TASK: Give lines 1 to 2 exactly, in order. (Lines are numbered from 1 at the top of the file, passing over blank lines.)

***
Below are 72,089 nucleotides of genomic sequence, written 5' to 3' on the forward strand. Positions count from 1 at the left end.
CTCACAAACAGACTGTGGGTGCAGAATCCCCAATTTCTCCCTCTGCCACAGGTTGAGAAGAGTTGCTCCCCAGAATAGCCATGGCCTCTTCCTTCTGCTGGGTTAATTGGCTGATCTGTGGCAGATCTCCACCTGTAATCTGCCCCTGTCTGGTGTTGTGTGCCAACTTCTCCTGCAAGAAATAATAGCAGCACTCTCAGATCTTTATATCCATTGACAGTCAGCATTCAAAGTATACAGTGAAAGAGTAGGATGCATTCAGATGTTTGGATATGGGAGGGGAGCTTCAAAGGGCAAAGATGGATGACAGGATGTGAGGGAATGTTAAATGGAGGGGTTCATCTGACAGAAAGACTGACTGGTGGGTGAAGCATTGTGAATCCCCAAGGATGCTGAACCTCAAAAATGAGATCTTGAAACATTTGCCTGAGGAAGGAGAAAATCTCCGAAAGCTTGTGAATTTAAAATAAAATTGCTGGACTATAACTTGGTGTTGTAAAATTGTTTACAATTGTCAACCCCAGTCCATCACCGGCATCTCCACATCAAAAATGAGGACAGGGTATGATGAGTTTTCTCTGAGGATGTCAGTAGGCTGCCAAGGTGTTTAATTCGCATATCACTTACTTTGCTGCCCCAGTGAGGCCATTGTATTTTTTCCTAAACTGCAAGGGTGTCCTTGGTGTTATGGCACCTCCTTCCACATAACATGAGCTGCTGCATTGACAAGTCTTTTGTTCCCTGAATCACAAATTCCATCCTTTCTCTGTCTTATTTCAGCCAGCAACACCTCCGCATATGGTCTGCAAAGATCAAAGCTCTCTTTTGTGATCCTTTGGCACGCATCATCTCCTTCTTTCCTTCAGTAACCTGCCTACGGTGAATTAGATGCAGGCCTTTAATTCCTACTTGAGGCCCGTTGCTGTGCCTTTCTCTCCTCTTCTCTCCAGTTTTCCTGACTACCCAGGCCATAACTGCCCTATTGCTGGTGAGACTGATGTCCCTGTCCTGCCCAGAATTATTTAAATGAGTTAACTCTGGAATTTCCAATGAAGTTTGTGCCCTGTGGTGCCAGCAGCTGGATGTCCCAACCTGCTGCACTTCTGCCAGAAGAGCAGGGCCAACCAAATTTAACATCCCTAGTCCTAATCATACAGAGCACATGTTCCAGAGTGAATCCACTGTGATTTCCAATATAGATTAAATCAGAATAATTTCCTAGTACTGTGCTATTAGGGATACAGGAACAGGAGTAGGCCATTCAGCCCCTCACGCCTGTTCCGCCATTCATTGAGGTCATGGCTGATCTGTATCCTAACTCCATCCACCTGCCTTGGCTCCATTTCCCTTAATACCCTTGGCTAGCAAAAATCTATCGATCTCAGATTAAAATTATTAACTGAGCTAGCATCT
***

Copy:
Below are 72,089 nucleotides of genomic sequence, written 5' to 3' on the forward strand. Positions count from 1 at the left end.
CTCACAAACAGACTGTGGGTGCAGAATCCCCAATTTCTCCCTCTGCCACAGGTTGAGAAGAGTTGCTCCCCAGAATAGCCATGGCCTCTTCCTTCTGCTGGGTTAATTGGCTGATCTGTGGCAGATCTCCACCTGTAATCTGCCCCTGTCTGGTGTTGTGTGCCAACTTCTCCTGCAAGAAATAATAGCAGCACTCTCAGATCTTTATATCCATTGACAGTCAGCATTCAAAGTATACAGTGAAAGAGTAGGATGCATTCAGATGTTTGGATATGGGAGGGGAGCTTCAAAGGGCAAAGATGGATGACAGGATGTGAGGGAATGTTAAATGGAGGGGTTCATCTGACAGAAAGACTGACTGGTGGGTGAAGCATTGTGAATCCCCAAGGATGCTGAACCTCAAAAATGAGATCTTGAAACATTTGCCTGAGGAAGGAGAAAATCTCCGAAAGCTTGTGAATTTAAAATAAAATTGCTGGACTATAACTTGGTGTTGTAAAATTGTTTACAATTGTCAACCCCAGTCCATCACCGGCATCTCCACATCAAAAATGAGGACAGGGTATGATGAGTTTTCTCTGAGGATGTCAGTAGGCTGCCAAGGTGTTTAATTCGCATATCACTTACTTTGCTGCCCCAGTGAGGCCATTGTATTTTTTCCTAAACTGCAAGGGTGTCCTTGGTGTTATGGCACCTCCTTCCACATAACATGAGCTGCTGCATTGACAAGTCTTTTGTTCCCTGAATCACAAATTCCATCCTTTCTCTGTCTTATTTCAGCCAGCAACACCTCCGCATATGGTCTGCAAAGATCAAAGCTCTCTTTTGTGATCCTTTGGCACGCATCATCTCCTTCTTTCCTTCAGTAACCTGCCTACGGTGAATTAGATGCAGGCCTTTAATTCCTACTTGAGGCCCGTTGCTGTGCCTTTCTCTCCTCTTCTCTCCAGTTTTCCTGACTACCCAGGCCATAACTGCCCTATTGCTGGTGAGACTGATGTCCCTGTCCTGCCCAGAATTATTTAAATGAGTTAACTCTGGAATTTCCAATGAAGTTTGTGCCCTGTGGTGCCAGCAGCTGGATGTCCCAACCTGCTGCACTTCTGCCAGAAGAGCAGGGCCAACCAAATTTAACATCCCTAGTCCTAATCATACAGAGCACATGTTCCAGAGTGAATCCACTGTGATTTCCAATATAGATTAAATCAGAATAATTTCCTAGTACTGTGCTATTAGGGATACAGGAACAGGAGTAGGCCATTCAGCCCCTCACGCCTGTTCCGCCATTCATTGAGGTCATGGCTGATCTGTATCCTAACTCCATCCACCTGCCTTGGCTCCATTTCCCTTAATACCCTTGGCTAGCAAAAATCTATCGATCTCAGATTAAAATTATTAACTGAGCTAGCATCT